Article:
World leaders hailed the nuclear accord signed Tuesday between Iran and major powers with the intention of curbing Tehran’s nuclear program, after 18 days of intense negotiations in Vienna.
UN Secretary General Ban Ki-moon welcomed the “historic” agreement, saying it could help bring peace to the Middle East.
Ban praised the “determination and the commitment” of the negotiators who hammered out the deal, as well as the “courage of the leaders” who approved it.
“I hope — and indeed believe — that this agreement will lead to greater mutual understanding and cooperation on the many serious security challenges in the Middle East,” Ban said in a statement.
“As such, it could serve as a vital contribution to peace and stability both in the region and beyond,” he added.
Ban, who was in Ethiopia for a development financing summit, said the United Nations “stands ready to fully cooperate with the parties in the process of implementing this historic and important agreement.”
Russian President Vladimir Putin said the deal with Iran brought the world “a sigh of relief.”
In a statement published on the Kremlin website, Putin said that “Russia will do its utmost to make sure that the Vienna agreement is fully implemented, thus contributing to the international and regional security.”
Britain’s Prime Minister, David Cameron, described the deal as historic, saying it “secures our fundamental aim — to keep Iran from developing a nuclear weapon — and that will help to make our world a safer place.”
He said the deal required leadership, courage and determination and that it was time to move forward and put it into place.
Cameron said Iran will reap economic benefits, so long as it delivers on everything it has agreed to do.
French President Francois Hollande called on Iran for help in ending the Syrian conflict during a Bastille Day speech in which he praised the landmark agreement.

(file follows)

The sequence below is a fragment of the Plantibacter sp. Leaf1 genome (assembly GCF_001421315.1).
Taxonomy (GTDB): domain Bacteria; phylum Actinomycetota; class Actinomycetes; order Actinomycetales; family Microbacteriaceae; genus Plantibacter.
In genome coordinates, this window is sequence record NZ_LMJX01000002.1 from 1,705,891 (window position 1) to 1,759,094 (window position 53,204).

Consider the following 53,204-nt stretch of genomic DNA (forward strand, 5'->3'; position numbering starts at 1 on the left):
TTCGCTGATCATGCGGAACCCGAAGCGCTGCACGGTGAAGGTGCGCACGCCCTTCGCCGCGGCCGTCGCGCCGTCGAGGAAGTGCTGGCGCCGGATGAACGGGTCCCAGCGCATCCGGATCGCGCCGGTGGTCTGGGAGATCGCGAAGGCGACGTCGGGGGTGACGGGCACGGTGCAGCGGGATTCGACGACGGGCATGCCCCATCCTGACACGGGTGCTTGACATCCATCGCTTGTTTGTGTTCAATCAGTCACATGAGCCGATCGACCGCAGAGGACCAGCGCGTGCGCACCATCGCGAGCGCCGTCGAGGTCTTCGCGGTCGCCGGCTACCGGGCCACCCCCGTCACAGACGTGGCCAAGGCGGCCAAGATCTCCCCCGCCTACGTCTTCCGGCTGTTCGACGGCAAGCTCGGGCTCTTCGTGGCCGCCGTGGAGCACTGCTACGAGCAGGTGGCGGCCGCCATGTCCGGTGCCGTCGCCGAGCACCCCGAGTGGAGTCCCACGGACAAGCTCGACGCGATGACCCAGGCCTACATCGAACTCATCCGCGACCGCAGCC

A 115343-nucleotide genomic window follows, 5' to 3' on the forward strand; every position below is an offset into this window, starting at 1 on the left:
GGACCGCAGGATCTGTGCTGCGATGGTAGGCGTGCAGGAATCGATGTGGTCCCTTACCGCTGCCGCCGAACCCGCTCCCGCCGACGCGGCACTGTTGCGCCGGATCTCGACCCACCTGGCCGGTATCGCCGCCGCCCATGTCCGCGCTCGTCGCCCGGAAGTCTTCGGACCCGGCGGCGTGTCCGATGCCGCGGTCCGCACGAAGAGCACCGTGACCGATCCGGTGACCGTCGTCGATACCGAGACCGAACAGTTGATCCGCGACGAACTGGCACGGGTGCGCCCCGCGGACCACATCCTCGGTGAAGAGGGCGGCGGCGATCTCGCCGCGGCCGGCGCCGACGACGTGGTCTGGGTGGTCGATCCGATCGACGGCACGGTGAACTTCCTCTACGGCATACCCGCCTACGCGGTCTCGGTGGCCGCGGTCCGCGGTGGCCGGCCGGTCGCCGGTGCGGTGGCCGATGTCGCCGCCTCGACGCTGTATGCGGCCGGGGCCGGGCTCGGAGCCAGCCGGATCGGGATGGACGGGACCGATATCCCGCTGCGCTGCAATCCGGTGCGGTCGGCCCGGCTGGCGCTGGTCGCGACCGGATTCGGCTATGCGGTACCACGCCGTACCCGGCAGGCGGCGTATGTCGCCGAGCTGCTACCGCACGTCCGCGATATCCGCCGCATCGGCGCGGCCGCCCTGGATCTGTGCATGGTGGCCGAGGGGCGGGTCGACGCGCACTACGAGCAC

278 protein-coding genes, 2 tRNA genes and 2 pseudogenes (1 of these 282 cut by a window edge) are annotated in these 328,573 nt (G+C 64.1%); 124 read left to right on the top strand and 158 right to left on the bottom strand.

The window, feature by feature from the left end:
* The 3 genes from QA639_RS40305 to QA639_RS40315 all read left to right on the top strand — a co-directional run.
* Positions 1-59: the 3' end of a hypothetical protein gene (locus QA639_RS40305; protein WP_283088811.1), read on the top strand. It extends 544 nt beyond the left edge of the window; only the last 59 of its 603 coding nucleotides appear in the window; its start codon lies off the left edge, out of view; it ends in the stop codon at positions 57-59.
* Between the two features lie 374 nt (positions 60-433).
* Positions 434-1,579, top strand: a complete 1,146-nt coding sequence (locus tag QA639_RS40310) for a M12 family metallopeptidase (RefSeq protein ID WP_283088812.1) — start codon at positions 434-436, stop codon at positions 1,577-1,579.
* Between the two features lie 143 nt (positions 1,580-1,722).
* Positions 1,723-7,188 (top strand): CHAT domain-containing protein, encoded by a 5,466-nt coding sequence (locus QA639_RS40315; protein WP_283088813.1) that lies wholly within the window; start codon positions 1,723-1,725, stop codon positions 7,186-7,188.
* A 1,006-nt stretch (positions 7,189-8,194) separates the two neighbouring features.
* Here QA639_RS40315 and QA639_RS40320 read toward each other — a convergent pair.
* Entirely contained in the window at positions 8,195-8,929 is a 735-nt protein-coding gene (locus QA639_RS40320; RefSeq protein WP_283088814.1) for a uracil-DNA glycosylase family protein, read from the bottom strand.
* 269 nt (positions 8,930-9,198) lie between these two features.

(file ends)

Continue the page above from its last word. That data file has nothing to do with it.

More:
Hollande said the deal shows the “world is moving forward” and that “Iran must show that it is ready to help us end the (Syrian) conflict.”
But Hollande also said that world powers must carefully watch how Iran uses the billions of dollars in relief from international sanctions it gets in exchange for curbing its nuclear program.
“Now Iran has a bigger financial capacity, we need to be extremely vigilant on what Iran will be,” Hollande added in the televised speech.
Meanwhile, France’s foreign minister said the agreement could “normalize” Tehran’s international relations and even help resolve certain crises in the Middle East.
“This is an historic deal in its aim and because it can help facilitate a normalization of Iran’s international relations,” Laurent Fabius said, adding that he hoped it would “help a certain number of crises in which it (Iran) is directly or indirectly involved be resolved more easily.”
Congratulating Iranian President Hassan Rouhani, Syria’s President Bashar Assad said the signing of a nuclear agreement is “a historic turning point” in the history of Iran and its relationship with countries of the region and beyond.
Assad said the coming days will witness a “strengthening of the constructive role played by Iran in supporting the rights of nations.”
Iran is a key supporter of Assad. It has poured in millions of dollars’ worth of help to prop up Assad’s army in recent years as it fights an insurgency and rebels seeking to topple his rule.